WWU current and incoming students stuff buddy packs
|4/24/2012||Mary Ann Beahon|
|FOR IMMEDIATE RELEASE||(573) 592-1127|
Each spring, students who plan to attend William Woods University in the fall attend an event called Woods 101. It is usually a time to register for classes, but this year, a community service component was added.
At an activity fair hosted by Admissions, students joined Pi Chi counselors in helping the Fulton community by stuffing 100 Buddy Packs.
Alma Schmidt of Central Christian Church is the true initiator of the philanthropy work.
"It started out with church members, and it's moved out into the community into the businesses and organizations," Schmidt said.
Each week, 255 backpacks are made and delivered to McIntire, Bartley and Bush elementary schools on Friday morning. Any child who receives a free lunch is eligible for a Buddy Pack.
"The Food Bank isn't able to supply these students due to the high number," Schmidt said. "This does help them with food for the weekend."
She added, "The community has been very supportive. It's been amazing all the phone calls I've gotten. Individuals churches, organizations, different clubs have come forward. Everybody is so willing to do something."
The William Woods University Panhellenic Council was one of the organizations that volunteered to help.
Panhellenic President Jessie Brunelle said, "We wanted to have an activity to get prospective students involved with Greek life. By doing this service activity, it gave them a small look into what Greeks on our campus do."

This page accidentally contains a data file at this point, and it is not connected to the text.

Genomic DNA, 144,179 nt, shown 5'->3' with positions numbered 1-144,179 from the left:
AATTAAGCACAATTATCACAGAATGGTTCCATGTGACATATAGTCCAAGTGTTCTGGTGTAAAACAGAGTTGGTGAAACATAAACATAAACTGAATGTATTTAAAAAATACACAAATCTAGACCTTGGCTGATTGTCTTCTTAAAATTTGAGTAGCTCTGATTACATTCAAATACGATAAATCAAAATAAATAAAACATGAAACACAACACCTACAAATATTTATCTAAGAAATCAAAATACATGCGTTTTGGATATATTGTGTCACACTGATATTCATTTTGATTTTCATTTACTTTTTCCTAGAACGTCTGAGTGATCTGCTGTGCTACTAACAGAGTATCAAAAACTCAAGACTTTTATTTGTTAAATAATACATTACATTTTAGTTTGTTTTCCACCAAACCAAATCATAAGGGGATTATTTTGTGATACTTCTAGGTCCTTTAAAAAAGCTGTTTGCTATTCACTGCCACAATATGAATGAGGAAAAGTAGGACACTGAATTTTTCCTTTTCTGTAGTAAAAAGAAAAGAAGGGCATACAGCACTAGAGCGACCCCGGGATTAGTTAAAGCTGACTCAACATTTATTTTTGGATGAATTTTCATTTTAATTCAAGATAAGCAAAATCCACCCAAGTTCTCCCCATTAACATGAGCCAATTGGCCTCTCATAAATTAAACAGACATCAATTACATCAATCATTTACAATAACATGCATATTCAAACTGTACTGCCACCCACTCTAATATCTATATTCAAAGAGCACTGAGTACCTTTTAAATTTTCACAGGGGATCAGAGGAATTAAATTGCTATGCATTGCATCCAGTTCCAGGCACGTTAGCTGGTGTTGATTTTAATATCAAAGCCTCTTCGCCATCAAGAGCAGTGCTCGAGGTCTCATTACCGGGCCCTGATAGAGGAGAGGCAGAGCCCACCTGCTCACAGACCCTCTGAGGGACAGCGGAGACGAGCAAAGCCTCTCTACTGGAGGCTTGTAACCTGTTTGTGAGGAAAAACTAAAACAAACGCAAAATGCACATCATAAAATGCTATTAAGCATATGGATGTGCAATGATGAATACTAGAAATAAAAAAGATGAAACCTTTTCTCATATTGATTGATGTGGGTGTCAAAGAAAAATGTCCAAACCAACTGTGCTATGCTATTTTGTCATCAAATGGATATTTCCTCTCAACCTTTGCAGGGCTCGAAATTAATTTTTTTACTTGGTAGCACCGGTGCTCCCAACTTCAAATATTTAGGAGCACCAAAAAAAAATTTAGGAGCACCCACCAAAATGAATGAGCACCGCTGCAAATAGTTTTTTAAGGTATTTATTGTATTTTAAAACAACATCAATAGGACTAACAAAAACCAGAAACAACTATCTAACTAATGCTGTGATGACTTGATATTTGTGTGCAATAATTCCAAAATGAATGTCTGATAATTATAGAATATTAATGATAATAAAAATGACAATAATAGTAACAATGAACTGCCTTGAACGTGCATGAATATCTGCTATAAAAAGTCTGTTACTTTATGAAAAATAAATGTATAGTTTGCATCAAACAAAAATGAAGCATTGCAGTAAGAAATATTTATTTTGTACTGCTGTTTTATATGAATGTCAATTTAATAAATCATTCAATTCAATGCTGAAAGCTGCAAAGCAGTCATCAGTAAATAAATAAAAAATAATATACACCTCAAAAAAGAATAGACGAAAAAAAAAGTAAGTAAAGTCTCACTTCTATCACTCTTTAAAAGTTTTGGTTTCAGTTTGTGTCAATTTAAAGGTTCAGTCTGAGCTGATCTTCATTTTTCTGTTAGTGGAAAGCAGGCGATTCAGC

Pi Chis, who act as counselors during the week of recruitment, helped set up tables with food and bags for incoming students to pack.
Lauren Billington, a Pi Chi, said she hoped incoming students would associate Greek life with philanthropy work.
"I hope they said to themselves, 'Oh, they are involved in Greek life and these are some of the good things that they are doing. If I get involved in this, then I will be able to do something.'"
Billington added, "Because it's something simple to do, but it means a lot to the community, it's just an easy way to have an impact."
Shelby Lecuru, a senior at Jefferson City's Helias High School, said, "I wasn't expecting it. I felt that it was great. It's always cool to know that you're helping someone else."
Overall, Brunelle thought the experience was an eye-opening one as it benefited so many people. Combining two activities into one not only gave incoming students a chance to mingle, but helped feed needy elementary students in the process.